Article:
Use cases

When working with web application which has functionalities based on http header, we may required to log the headers to investigate issues.

For example

  • We want to know what is the real IP of the client
  • We want to know the request came as http or https
  • What is the IP of previous network component (X-Forwarded-For) which routes the request.
  • What is the client agent (browser type or application)
  • What is the content type and length
  • What is the response code returned by the web server
  • What are the cookies present in the request
  • What is the header value of (route, JSESSIONID) which plays critical role in traffic routing

Ofcourse we can ask the application developer to print all the details in the application log.

What if the application is not developed internally?

In this blog let us see how to log these information with minimal effort and without touching application code/artifact/configuration.


Tomcat and few application servers (JBoss, TomEE) which is based on tomcat has server.xml which configures the web server engine and many Valves/Filters which request can flow through before hitting the application.

These are easy to configure and has separate log file called access.log to investigate the incoming request

To print http headers define Access Log Valve

<Valve className="org.apache.catalina.valves.AccessLogValve"
directory="logs" prefix="localhost_access_log" suffix=".txt"
pattern="%{host}i %{HOST}i %{X-Forwarded-Proto}i %{X-Forwarded-Host}i %{Content-Type}i %{Accept}i %{Accept-Encoding}i  %h %l %u %t &quot;%r&quot; %s %b "

We can also use the Request Dumper Filter when we dont know what to log and/or a specific url-pattern



Nginx is the most popular web server which used for serving static contents and act as reverse proxy to handle complex routing, url re-writing functionalities.

Nginx configuration starts with nginx.conf which configures web server, ports to listen, ssl certificates to use, url to serve/route etc.

We can add logformat by instructing to print http headers as below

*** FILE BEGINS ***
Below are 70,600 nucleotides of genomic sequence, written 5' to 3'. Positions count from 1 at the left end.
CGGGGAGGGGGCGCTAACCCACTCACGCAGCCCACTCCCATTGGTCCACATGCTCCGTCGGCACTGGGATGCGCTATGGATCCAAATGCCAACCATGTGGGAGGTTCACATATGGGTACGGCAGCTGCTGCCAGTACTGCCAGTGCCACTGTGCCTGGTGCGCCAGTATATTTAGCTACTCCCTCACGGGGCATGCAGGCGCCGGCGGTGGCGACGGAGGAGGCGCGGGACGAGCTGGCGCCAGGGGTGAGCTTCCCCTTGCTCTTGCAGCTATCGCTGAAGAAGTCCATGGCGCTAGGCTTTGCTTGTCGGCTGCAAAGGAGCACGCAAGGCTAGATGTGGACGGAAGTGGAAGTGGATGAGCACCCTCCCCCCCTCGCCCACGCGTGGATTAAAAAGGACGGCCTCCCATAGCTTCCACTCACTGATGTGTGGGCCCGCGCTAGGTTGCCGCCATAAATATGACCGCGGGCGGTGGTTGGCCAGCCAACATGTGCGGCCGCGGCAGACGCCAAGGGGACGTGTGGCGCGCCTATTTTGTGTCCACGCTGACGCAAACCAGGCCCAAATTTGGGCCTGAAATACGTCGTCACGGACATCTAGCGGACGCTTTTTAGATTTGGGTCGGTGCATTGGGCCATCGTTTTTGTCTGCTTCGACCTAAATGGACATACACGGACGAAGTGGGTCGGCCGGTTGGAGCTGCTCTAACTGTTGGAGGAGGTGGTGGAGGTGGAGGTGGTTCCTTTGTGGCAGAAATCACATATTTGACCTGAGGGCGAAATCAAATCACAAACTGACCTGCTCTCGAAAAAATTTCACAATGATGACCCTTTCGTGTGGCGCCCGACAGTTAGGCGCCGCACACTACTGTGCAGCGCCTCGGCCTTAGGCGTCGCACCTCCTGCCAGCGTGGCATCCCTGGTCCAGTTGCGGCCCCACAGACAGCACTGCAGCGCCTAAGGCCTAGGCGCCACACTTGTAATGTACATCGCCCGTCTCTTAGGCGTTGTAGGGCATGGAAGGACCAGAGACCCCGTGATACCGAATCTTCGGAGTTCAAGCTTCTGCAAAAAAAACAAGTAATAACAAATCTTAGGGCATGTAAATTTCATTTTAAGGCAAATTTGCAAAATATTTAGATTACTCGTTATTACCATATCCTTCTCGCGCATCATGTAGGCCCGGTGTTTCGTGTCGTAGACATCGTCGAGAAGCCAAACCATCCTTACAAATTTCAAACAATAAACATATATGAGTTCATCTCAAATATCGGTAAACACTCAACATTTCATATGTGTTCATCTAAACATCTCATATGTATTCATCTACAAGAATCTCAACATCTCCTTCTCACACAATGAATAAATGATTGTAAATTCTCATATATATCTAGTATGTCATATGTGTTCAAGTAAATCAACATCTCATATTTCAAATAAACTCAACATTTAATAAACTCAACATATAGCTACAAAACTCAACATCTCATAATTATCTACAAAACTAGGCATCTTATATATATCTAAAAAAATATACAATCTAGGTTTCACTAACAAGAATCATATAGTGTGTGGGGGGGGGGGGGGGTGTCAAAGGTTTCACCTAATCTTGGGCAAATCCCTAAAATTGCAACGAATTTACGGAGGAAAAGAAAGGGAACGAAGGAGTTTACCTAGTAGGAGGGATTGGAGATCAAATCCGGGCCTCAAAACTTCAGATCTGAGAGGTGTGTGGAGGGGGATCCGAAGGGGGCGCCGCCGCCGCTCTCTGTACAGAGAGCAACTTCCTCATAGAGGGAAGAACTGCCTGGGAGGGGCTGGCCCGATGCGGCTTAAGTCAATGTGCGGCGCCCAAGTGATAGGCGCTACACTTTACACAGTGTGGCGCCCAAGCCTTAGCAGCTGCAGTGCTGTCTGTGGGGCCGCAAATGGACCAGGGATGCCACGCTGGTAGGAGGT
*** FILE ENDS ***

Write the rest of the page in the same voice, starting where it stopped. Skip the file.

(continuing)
log_format upstreaminfo '$remote_addr - $request_id - $http_x_forwarded_for - [$proxy_add_x_forwarded_for] -
    $remote_user [$time_local] "$request" $status $body_bytes_sent "$http_referer"
    "$http_user_agent" $request_length $request_time [$proxy_upstream_name] $upstream_addr
    $upstream_response_length $upstream_response_time $upstream_status';
access_log /var/log/nginx/access.log upstreaminfo if=$loggable;

All the cookies are assigned to individual variable with prefix $cookie_ followed by actual cooki name. For example you want to print the cookie with name route and JESSSIONID, you can do by inserting this into logformat

[$cookie_route - $cookie_JSESSIONID]

Most repositories I’ve been a part of use the blockquote to simulate an admonition:

WARNING: Do not log JSESSIONID for production as it will open loophole for session fixation attack.

Nginx Controller

Nginx controller configures Nginx server dynamically based on the cloud native services.

To configure logformat in nginx controller…

  log-format-upstream: $remote_addr - $request_id - $http_x_forwarded_for - [$proxy_add_x_forwarded_for] -
    $remote_user [$time_local] "$request" $status $body_bytes_sent "$http_referer"
    "$http_user_agent" $request_length $request_time [$proxy_upstream_name] $upstream_addr